I was in Office Depot the other day with my younger daughter buying school supplies. Since I was responsible for staying by the cart—and not moving it—while she carried her list and a pen around with her and shopped for color-coordinated binders, pocket folders, notebooks, dividers and pens, I had the time to watch mothers (is it alright to say mothers and not parents since I did not see any men around?) and children as they hustled about in various stages of panic and frustration. And as I watched from my perch by the binders, I saw a midlife woman wearing a knee-length floral print skirt in blue, green and white with wide pleats. It was quite bright. It was like a garden around her. And, I must admit, I watcher her as she walked around in the vicinity of my shopping cart and me. Her tee shirt was a bright turquoise and she was very tan; she stood out, in a good way, as opposed to the woman in her black and red biker (as in bicycle) outfit.
As usual with my mind, I was off to contemplation-land, wondering “Why do so many women wear floral print skirts?” An obvious answer is that they look nice on us and they are a wonderful pattern that does not emphasize the flaws as would a horizontally stripped skirt. But there must be more to it than that. Mustn’t there be a connection to the natural world that we invite into our lives in the very fabric of our skirts? And mustn’t there be a reason why we want our thoughts to be drawn to flowers and gardens and fields of wildflowers and lands where hibiscus blooms? Do we ache, in the midst of our lives with their constant movement, to be in a still place, a place that is beautiful and summons up feelings of contentment and repose?
When we were on vacation in Hawaii a few years (and a divorce) ago, I bought a knee-length skirt with blue and green flowers on a white background. I don’t wear it out any more, but I love that skirt. I love how it made me feel sexy in the way we felt when we were teenagers at the beach before we realized what sexy really means, and before those boys walked over to our beach towel and not that we just giggled about the possibility with our girlfriends.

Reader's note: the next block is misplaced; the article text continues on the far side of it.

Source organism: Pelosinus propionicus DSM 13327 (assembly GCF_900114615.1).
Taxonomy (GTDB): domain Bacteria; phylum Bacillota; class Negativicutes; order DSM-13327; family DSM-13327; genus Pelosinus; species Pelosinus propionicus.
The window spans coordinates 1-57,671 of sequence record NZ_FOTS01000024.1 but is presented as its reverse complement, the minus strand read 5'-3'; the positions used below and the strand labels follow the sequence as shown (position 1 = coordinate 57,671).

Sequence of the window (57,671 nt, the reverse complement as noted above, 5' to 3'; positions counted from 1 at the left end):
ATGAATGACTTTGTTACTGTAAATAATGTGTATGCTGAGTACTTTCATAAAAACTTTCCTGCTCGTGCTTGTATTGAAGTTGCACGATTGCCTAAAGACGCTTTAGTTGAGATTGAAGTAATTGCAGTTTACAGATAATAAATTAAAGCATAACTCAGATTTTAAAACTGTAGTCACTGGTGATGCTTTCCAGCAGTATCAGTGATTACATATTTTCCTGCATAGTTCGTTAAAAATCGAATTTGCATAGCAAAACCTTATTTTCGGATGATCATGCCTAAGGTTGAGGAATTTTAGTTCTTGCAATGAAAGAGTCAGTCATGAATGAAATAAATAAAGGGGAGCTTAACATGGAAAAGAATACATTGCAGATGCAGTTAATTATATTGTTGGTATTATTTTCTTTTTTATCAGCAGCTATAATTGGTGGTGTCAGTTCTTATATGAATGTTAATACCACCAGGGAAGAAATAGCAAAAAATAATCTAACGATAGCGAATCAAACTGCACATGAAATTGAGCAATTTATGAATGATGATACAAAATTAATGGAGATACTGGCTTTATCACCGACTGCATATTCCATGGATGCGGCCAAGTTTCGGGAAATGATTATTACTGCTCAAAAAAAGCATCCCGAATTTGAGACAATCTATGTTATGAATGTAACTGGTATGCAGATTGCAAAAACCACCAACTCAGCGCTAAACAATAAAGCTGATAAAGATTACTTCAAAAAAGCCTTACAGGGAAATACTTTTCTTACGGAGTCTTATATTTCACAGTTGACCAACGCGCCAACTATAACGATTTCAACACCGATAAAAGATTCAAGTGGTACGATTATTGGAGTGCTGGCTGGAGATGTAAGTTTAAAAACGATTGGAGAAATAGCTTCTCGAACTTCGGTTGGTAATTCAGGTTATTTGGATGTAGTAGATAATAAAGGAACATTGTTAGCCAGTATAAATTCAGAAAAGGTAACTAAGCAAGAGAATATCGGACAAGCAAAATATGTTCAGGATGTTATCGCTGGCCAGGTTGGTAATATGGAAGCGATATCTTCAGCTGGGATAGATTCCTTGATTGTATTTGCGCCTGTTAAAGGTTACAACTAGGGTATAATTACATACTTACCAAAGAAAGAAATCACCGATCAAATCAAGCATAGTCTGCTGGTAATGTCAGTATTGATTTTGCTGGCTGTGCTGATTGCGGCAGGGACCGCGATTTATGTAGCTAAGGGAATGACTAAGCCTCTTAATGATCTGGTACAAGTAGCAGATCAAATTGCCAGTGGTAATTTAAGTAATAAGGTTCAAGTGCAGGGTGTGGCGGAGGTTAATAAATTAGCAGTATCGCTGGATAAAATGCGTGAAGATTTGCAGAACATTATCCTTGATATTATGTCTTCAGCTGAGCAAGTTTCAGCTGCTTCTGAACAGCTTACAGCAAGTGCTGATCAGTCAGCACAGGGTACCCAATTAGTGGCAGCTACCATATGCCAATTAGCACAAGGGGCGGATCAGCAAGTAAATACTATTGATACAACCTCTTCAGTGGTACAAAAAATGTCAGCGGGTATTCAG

I don’t think another type of pattern would be able to convey that joy to me. Polka dots? No sex appeal there. Chunks of colors, nah. Swirls, maybe swirls; but they seem to evoke the sky which evokes mystery, and not the mystery of sex, or the mystery that is inherent in life. Do not get me even thinking about skirts with little sailboats or bugs or martini glasses on them because I can’t even use the word “convey” with them, I can only say that they are skirts that mock, mock the sensibilities of the women who bought them. Who the heck wants to sashay down the street decked out in little cars? So we’re back to flowers. Blossoms. Blooms. Petals.
Perhaps they are a modern fertility garment. Not fertile in the sense that wearing them helps you get pregnant (wouldn’t that be a great idea), but fertile in the sense that our minds open up—as if on vacation—when you wear them. Maybe, too, we are channeling the flowers that inspired the pattern; we are the very muse of the pattern maker. Do flowers wrapped around our waist and hips and thighs give us the illusion that we are as natural and effortless in our beauty (whatever your definition of beauty) as the buds on our cloth?
In my most slender summer, I bought a pair of tight jeans that had flowers painted on them. (Yes, yes, I mean 1986). My latest foray into floral-patterned clothing is a flowing skirt that is brown with blue flowers on it that I bought a few years ago. When I picture them both, as well as my Hawaiian skirt, in my mind’s eye, I smile. I smile because those flowers make me feel good—made me feel good in a way solids never did. Maybe this is how we practice positive thinking: we enwrap ourselves in fields of flowers. Whether they are paired with ballet flats or stilettos, there is something so pure and innocent about a flower that there can be no mistaking the essence that is at our core: that to be a woman is to be an element of nature, an element that sustains, an element that engenders fields of flowers where she walks.
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